Major depression gene discovery could spark new class of drugsSALT LAKE CITY, UTAH, Feb. 4, 2003 -- Myriad Genetics announced the discovery of an important new gene named DEP1 that causes depression. The DEP1 gene will form the basis of a drug discovery and development program with Abbott Laboratories, focusing on the development of an entirely new class of drugs to treat depression.
The DEP1 gene discovery triggers a $1 million milestone payment to Myriad from Abbott.
The DEP1 gene was discovered by genomic DNA analysis of over 400 Utah families with strong histories of major depression. Families were selected for multiple cases of major depression, which is a serious, chronic and often debilitating form of the disease, and early age at diagnosis of the disease. Three of the largest families contributing to the discovery of this gene each contained over 50 individuals with depression, all of whom participated in the study.
The DEP1 gene acts in a novel pathway, not previously known to be involved in the cause of depression, and may lead to a novel class of anti-depressive therapeutics. The DEP1 pathway is independent of the pathway used by the dominant class of drugs currently used to treat depression, known as Selective Serotonin Re-uptake Inhibitors (SSRIs).
"With the discovery of DEP1, Myriad and Abbott can initiate the drug development process from a strong starting point," said Peter Meldrum, President and CEO of Myriad Genetics, Inc. "We believe that the DEP1 gene and its associated pathway represent an exciting therapeutic opportunity."
"We are truly delighted that Myriad has made such rapid progress on this dramatic scientific achievement," said Brian B. Spear, Ph.D., Director of Pharmacogenomics, Abbott Laboratories. "The identification of innovative new drugs for the treatment of depression is an important goal for Abbott's Neuroscience group. Abbott and Myriad scientists are working together to identify small molecule modulators of DEP1 using the state of the art drug discovery technologies available at both companies."
The discovery of disease-causing genes provides an essential starting point for drug discovery, which is greatly expanded through the discovery of protein disease pathways. Using ProNet, Myriad's high-throughput protein interaction technology, the Company intends to identify critical protein interactions along the depression pathway.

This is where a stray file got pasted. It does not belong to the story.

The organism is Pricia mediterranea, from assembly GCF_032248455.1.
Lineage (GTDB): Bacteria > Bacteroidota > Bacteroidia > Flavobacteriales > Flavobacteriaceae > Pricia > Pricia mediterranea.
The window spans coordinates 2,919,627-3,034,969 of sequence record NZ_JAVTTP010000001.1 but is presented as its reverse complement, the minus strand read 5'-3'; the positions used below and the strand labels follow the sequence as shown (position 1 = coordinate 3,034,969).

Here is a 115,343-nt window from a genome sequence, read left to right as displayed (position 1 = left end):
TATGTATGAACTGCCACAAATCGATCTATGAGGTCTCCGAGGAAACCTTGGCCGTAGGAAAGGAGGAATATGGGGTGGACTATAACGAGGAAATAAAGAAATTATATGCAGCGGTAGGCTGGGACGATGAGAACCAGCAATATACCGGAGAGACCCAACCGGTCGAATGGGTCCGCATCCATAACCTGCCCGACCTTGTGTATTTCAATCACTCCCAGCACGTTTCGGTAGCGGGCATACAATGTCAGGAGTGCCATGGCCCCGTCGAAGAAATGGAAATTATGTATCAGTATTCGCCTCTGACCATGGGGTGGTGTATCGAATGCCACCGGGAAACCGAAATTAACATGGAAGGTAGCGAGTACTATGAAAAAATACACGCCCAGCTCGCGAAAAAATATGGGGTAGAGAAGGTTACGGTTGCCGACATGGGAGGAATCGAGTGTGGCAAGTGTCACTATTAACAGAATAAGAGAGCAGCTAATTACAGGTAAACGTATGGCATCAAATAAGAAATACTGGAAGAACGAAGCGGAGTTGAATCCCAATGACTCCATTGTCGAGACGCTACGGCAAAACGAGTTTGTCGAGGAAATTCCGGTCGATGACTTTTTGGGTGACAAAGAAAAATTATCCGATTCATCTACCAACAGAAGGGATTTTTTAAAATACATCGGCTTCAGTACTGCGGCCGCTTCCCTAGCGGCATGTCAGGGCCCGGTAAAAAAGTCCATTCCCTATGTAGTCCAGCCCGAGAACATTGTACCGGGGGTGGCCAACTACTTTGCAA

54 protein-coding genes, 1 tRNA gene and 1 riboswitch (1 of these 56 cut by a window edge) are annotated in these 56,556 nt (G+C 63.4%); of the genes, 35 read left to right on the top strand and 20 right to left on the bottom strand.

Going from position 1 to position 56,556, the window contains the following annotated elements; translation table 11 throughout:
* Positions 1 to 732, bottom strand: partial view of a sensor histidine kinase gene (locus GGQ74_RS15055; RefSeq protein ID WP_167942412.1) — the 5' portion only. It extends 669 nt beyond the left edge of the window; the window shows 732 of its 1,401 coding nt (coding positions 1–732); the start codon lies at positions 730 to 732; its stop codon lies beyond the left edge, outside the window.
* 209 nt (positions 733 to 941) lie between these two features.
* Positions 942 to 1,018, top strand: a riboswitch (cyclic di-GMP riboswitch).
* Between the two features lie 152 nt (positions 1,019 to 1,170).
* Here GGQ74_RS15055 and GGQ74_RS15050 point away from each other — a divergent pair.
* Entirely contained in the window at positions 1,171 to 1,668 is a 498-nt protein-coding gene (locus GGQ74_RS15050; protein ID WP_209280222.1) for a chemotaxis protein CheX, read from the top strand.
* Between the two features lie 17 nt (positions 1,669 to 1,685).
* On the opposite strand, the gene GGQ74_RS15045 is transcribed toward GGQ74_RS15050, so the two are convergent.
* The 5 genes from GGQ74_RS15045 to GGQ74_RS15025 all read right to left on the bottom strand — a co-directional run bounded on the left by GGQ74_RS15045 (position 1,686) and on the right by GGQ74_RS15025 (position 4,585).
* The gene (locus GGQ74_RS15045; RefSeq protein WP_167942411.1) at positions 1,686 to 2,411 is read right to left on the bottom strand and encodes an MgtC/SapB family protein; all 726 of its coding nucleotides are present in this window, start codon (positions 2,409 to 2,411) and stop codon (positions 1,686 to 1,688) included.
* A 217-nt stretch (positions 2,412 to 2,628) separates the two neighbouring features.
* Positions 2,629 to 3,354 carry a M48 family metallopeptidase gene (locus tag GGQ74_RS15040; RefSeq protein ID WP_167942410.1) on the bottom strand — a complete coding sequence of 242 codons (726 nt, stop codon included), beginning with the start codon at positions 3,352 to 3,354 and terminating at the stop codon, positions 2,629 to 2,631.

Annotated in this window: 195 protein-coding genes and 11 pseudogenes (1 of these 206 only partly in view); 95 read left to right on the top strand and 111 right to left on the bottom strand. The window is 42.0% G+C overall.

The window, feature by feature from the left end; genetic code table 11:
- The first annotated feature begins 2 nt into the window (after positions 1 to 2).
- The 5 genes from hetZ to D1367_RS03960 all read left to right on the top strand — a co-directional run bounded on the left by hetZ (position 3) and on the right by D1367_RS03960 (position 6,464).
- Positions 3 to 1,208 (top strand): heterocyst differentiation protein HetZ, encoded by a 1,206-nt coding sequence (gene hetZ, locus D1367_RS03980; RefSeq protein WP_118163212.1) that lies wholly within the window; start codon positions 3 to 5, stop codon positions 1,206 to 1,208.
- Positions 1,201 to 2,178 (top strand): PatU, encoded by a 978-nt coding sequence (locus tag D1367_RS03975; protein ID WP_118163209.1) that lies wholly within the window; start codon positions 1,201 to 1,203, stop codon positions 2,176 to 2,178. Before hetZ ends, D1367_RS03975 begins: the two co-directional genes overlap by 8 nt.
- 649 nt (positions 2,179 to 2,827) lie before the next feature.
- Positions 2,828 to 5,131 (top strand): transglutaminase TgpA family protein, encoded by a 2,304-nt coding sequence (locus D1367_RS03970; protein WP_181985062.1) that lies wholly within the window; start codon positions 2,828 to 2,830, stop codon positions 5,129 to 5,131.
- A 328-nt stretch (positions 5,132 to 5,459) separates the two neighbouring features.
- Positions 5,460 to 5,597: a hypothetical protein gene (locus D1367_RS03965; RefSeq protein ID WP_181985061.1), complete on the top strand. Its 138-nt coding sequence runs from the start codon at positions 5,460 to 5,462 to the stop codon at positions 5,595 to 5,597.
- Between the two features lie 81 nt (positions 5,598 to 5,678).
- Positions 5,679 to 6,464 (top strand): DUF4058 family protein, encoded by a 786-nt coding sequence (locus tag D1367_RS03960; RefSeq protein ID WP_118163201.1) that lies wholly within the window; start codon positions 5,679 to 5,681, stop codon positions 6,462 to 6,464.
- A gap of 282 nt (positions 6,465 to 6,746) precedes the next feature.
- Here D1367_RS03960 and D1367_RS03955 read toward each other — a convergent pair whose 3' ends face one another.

Proteins discovered in the depression pathway offer excellent opportunities as drug targets, while providing insight into the cause and possible treatment of the disease. The collaboration will focus on functional validation of these drug targets using biological analysis with innovative technologies for evaluating the importance of a particular protein in the cause of the disease.
SSRIs include Prozac, Zoloft, and Paxil, and have rapidly become the first choice of many doctors for the treatment of depression. However, the drugs can take up to six weeks to provide relief and come with side effects. Accordingly, there is a substantial market for anti-depressant drugs and there are significant improvements possible versus current therapeutics.
Myriad is pursuing a predictive medicine product from the DEP1 discovery, which could identify at-risk individuals who might then take preventive measures to avoid depression. Such a product may also prove useful in determining the class of anti-depressant used by physicians to treat diagnosed individuals as well as to differentiate the cause of depression on a medical genetic basis from the many diverse causes of the condition.
Major depression affects about 12 percent of the population in the Western world at some point in life, making it one of the most common mental illnesses and the leading cause of disability worldwide. A very high proportion of sufferers remain undiagnosed and untreated. In Europe and the Unites States, sales figures indicate that as many as 100 million prescriptions are written per year, with sales growth of around 10 percent per year over the last five years.
Much of this growth is due to the introduction of SSRIs, which are generally safer and better tolerated than older treatments. The SSRI class of drugs is now the most commonly prescribed type of anti-depressant with annual sales approaching $8 billion.
Source: Myriad Genetics www.myriad.com
Posted: February 2003
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